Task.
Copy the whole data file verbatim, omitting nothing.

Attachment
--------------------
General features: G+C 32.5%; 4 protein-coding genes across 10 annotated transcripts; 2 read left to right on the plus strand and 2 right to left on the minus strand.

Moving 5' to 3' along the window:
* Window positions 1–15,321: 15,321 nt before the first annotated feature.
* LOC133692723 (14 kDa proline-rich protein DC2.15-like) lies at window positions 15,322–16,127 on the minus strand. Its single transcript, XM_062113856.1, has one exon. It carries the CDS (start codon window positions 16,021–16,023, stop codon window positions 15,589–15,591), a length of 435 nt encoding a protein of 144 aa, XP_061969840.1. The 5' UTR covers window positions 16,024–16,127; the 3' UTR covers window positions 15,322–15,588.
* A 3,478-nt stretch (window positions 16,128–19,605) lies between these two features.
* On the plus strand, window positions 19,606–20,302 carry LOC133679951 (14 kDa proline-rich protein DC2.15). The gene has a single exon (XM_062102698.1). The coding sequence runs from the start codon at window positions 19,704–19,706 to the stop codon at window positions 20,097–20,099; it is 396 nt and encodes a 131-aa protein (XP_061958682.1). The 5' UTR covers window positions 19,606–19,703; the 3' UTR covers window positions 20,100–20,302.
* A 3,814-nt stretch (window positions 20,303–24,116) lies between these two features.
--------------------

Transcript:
General features: G+C 32.5%; 4 protein-coding genes across 10 annotated transcripts; 2 read left to right on the plus strand and 2 right to left on the minus strand.

Moving 5' to 3' along the window:
* Window positions 1–15,321: 15,321 nt before the first annotated feature.
* LOC133692723 (14 kDa proline-rich protein DC2.15-like) lies at window positions 15,322–16,127 on the minus strand. Its single transcript, XM_062113856.1, has one exon. It carries the CDS (start codon window positions 16,021–16,023, stop codon window positions 15,589–15,591), a length of 435 nt encoding a protein of 144 aa, XP_061969840.1. The 5' UTR covers window positions 16,024–16,127; the 3' UTR covers window positions 15,322–15,588.
* A 3,478-nt stretch (window positions 16,128–19,605) lies between these two features.
* On the plus strand, window positions 19,606–20,302 carry LOC133679951 (14 kDa proline-rich protein DC2.15). The gene has a single exon (XM_062102698.1). The coding sequence runs from the start codon at window positions 19,704–19,706 to the stop codon at window positions 20,097–20,099; it is 396 nt and encodes a 131-aa protein (XP_061958682.1). The 5' UTR covers window positions 19,606–19,703; the 3' UTR covers window positions 20,100–20,302.
* A 3,814-nt stretch (window positions 20,303–24,116) lies between these two features.